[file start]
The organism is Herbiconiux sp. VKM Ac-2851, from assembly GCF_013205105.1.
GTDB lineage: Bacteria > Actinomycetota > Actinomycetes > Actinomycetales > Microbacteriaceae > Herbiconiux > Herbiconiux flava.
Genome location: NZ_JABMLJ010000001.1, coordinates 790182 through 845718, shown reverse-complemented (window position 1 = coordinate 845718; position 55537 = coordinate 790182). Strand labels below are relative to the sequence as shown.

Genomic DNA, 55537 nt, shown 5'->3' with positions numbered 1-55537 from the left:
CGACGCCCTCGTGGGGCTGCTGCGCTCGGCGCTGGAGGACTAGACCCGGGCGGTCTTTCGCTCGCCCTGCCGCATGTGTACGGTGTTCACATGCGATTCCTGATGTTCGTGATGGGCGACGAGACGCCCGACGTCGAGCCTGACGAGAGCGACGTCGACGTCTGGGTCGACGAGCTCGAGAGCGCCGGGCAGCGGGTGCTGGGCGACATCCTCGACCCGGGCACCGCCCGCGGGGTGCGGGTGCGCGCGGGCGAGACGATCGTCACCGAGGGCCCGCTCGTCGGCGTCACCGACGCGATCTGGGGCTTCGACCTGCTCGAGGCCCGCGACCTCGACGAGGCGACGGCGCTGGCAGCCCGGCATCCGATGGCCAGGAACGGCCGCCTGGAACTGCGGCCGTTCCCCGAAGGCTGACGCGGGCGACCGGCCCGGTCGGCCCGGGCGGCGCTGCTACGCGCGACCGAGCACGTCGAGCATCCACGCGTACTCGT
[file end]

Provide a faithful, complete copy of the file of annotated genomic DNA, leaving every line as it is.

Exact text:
The organism is Herbiconiux sp. VKM Ac-2851, from assembly GCF_013205105.1.
GTDB lineage: Bacteria > Actinomycetota > Actinomycetes > Actinomycetales > Microbacteriaceae > Herbiconiux > Herbiconiux flava.
Genome location: NZ_JABMLJ010000001.1, coordinates 790182 through 845718, shown reverse-complemented (window position 1 = coordinate 845718; position 55537 = coordinate 790182). Strand labels below are relative to the sequence as shown.

Genomic DNA, 55537 nt, shown 5'->3' with positions numbered 1-55537 from the left:
CGACGCCCTCGTGGGGCTGCTGCGCTCGGCGCTGGAGGACTAGACCCGGGCGGTCTTTCGCTCGCCCTGCCGCATGTGTACGGTGTTCACATGCGATTCCTGATGTTCGTGATGGGCGACGAGACGCCCGACGTCGAGCCTGACGAGAGCGACGTCGACGTCTGGGTCGACGAGCTCGAGAGCGCCGGGCAGCGGGTGCTGGGCGACATCCTCGACCCGGGCACCGCCCGCGGGGTGCGGGTGCGCGCGGGCGAGACGATCGTCACCGAGGGCCCGCTCGTCGGCGTCACCGACGCGATCTGGGGCTTCGACCTGCTCGAGGCCCGCGACCTCGACGAGGCGACGGCGCTGGCAGCCCGGCATCCGATGGCCAGGAACGGCCGCCTGGAACTGCGGCCGTTCCCCGAAGGCTGACGCGGGCGACCGGCCCGGTCGGCCCGGGCGGCGCTGCTACGCGCGACCGAGCACGTCGAGCATCCACGCGTACTCGT